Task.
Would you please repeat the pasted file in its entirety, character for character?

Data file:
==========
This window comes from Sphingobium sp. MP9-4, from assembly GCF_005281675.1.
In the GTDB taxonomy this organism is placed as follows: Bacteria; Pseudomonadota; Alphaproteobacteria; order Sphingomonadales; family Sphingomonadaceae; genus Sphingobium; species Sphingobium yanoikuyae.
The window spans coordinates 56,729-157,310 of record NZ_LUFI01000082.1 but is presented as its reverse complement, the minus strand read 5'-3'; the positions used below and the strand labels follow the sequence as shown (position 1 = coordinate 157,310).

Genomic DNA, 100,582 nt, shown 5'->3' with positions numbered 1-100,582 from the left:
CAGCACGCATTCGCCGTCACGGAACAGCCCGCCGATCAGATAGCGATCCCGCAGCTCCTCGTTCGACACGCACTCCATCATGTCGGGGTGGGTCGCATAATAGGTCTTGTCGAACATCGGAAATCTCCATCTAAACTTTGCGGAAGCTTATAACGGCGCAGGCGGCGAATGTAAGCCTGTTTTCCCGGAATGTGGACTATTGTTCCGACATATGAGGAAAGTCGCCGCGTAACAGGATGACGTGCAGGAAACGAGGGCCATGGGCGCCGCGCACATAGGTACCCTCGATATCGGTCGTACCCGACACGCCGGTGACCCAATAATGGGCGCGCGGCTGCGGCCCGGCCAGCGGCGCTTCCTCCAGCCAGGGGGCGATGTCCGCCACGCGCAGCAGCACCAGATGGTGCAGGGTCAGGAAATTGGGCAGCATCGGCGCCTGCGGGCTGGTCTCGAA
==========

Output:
This window comes from Sphingobium sp. MP9-4, from assembly GCF_005281675.1.
In the GTDB taxonomy this organism is placed as follows: Bacteria; Pseudomonadota; Alphaproteobacteria; order Sphingomonadales; family Sphingomonadaceae; genus Sphingobium; species Sphingobium yanoikuyae.
The window spans coordinates 56,729-157,310 of record NZ_LUFI01000082.1 but is presented as its reverse complement, the minus strand read 5'-3'; the positions used below and the strand labels follow the sequence as shown (position 1 = coordinate 157,310).

Genomic DNA, 100,582 nt, shown 5'->3' with positions numbered 1-100,582 from the left:
CAGCACGCATTCGCCGTCACGGAACAGCCCGCCGATCAGATAGCGATCCCGCAGCTCCTCGTTCGACACGCACTCCATCATGTCGGGGTGGGTCGCATAATAGGTCTTGTCGAACATCGGAAATCTCCATCTAAACTTTGCGGAAGCTTATAACGGCGCAGGCGGCGAATGTAAGCCTGTTTTCCCGGAATGTGGACTATTGTTCCGACATATGAGGAAAGTCGCCGCGTAACAGGATGACGTGCAGGAAACGAGGGCCATGGGCGCCGCGCACATAGGTACCCTCGATATCGGTCGTACCCGACACGCCGGTGACCCAATAATGGGCGCGCGGCTGCGGCCCGGCCAGCGGCGCTTCCTCCAGCCAGGGGGCGATGTCCGCCACGCGCAGCAGCACCAGATGGTGCAGGGTCAGGAAATTGGGCAGCATCGGCGCCTGCGGGCTGGTCTCGAA